In Genesis 49:24, it was promised that “the Shepherd, the stone of Israel,” would come from “the mighty God of Jacob.” Indeed, our Shepherd is the mighty God of Jacob.

 

The prophet Isaiah (Isaiah 40:11) tells us what Christ will do for his sheep when he reveals himself as our Shepherd. — “He shall feed his flock like a shepherd; he shall gather the lambs with his arm, and carry them in his bosom, and shall gently lead those that are with young.”

 

In Ezekiel 34:23, God promised that in this Gospel Age he would gather his elect from the four corners of the earth, both Jews and Gentiles, under one great Shepherd. — “I will set up one Shepherd over them, and he shall feed them, even my servant David; he shall feed them, and he shall be their Shepherd.” In chapter 37, verse 24, the prophet tells us plainly that God’s elect “all shall have one Shepherd.”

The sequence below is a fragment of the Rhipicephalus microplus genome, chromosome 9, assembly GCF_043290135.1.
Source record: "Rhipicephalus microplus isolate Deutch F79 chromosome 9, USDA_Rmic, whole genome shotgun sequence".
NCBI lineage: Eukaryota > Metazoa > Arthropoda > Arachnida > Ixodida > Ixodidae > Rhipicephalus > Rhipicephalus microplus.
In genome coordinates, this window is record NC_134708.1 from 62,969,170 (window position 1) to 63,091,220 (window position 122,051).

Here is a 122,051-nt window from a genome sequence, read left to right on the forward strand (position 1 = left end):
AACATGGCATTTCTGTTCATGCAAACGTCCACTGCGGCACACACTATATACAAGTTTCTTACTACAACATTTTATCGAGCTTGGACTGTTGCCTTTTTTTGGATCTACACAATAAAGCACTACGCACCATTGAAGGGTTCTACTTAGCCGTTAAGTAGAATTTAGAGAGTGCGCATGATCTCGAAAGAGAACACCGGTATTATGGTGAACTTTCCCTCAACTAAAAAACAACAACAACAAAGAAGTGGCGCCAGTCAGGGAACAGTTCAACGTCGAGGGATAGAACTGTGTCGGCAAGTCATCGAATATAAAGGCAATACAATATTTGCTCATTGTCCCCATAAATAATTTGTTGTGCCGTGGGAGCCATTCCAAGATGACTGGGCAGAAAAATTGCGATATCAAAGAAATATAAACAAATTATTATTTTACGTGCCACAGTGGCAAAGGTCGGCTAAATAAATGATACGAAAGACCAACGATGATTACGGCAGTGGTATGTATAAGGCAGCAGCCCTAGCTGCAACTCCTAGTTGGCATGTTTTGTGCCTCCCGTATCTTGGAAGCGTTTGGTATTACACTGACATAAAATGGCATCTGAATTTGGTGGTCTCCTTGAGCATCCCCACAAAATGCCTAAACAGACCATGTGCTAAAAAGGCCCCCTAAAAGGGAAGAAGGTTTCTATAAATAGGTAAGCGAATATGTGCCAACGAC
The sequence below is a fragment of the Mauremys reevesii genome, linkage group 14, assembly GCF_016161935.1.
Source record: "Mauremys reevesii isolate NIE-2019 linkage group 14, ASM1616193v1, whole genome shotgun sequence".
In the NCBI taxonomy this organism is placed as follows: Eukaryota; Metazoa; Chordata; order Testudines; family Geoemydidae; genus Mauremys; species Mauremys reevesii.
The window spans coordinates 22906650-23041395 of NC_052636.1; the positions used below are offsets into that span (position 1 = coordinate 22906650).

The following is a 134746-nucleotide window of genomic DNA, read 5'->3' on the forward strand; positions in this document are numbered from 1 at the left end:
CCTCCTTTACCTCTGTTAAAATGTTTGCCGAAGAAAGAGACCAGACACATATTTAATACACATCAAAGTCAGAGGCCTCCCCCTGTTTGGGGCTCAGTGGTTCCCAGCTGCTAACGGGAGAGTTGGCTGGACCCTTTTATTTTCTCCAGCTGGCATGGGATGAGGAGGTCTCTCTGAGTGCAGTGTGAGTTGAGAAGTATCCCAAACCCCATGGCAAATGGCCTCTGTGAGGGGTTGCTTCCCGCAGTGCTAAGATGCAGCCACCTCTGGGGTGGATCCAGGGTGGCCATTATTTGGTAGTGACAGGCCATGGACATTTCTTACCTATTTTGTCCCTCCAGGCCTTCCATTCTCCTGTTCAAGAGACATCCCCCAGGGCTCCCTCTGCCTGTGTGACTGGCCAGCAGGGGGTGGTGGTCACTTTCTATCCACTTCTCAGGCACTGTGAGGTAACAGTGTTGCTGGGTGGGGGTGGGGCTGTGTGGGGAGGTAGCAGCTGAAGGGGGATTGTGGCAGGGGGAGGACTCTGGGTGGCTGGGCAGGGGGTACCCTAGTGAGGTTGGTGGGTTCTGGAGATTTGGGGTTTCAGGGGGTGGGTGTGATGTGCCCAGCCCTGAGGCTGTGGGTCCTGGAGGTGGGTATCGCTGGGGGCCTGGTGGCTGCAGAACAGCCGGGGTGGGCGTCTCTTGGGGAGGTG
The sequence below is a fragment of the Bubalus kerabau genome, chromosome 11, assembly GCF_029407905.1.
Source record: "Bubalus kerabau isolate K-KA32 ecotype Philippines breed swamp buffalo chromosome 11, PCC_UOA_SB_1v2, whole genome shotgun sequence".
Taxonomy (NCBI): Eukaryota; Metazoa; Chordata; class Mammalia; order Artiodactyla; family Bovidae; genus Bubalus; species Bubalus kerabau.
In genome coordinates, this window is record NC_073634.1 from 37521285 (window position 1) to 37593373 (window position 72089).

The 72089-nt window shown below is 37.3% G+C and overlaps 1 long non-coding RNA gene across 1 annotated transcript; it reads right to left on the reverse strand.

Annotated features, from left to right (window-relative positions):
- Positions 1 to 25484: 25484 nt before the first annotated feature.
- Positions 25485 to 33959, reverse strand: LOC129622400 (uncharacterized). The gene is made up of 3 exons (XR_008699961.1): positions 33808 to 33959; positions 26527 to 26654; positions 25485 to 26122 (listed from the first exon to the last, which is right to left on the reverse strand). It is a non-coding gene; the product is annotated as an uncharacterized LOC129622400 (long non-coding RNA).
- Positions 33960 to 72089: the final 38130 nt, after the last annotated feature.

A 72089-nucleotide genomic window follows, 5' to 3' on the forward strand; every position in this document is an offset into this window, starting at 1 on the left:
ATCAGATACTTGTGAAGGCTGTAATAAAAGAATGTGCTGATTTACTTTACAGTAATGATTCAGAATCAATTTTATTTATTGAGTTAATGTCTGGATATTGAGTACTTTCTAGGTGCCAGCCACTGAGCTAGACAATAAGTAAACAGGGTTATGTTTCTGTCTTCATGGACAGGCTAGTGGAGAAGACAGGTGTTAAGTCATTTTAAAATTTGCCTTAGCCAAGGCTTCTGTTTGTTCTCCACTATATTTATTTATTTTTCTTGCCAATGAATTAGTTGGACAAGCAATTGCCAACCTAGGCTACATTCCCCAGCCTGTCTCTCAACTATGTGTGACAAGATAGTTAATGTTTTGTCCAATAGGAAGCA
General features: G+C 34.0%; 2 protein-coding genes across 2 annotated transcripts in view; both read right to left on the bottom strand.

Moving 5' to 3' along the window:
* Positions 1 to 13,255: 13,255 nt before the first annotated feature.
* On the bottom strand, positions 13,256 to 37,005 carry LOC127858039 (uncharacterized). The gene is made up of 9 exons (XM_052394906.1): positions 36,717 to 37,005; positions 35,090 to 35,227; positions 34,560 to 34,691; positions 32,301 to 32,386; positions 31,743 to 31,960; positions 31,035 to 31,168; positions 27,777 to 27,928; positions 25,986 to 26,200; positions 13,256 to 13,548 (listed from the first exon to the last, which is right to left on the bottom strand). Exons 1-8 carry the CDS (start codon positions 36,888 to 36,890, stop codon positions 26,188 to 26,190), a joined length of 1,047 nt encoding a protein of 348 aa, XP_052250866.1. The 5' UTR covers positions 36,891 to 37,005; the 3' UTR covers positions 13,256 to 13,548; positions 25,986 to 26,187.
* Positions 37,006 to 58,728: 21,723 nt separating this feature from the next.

Then, in Zechariah 13:7, we have a plain prophecy of Christ’s death, a prophecy of the good Shepherd laying down his life for his sheep. God himself cries, “Awake, O sword, against my Shepherd, and against the man that is my fellow!...Smite the Shepherd and the sheep shall be scattered; and I will turn mine hand upon the little ones.”

 

You are all familiar with the passage in John 10, where our Lord Jesus Christ describes himself as our Shepherd. — “I am the good Shepherd; the good Shepherd giveth his life for the sheep” (v. 11). “I am the good Shepherd, and know my sheep, and am known of mine” (v. 14).

 

The apostle Paul describes the Lord Jesus Christ as “Our Lord Jesus, that great Shepherd of the sheep” and calls his blood “the blood of the everlasting covenant” (Hebrews 13:20). And the apostle Peter says, “Ye were as sheep going astray; but are now returned unto the Shepherd and Bishop of your souls” (1 Peter 2:25). And he assures us that “when the chief Shepherd shall appear, we shall receive a crown of glory that fadeth not away” (1 Peter 5:4).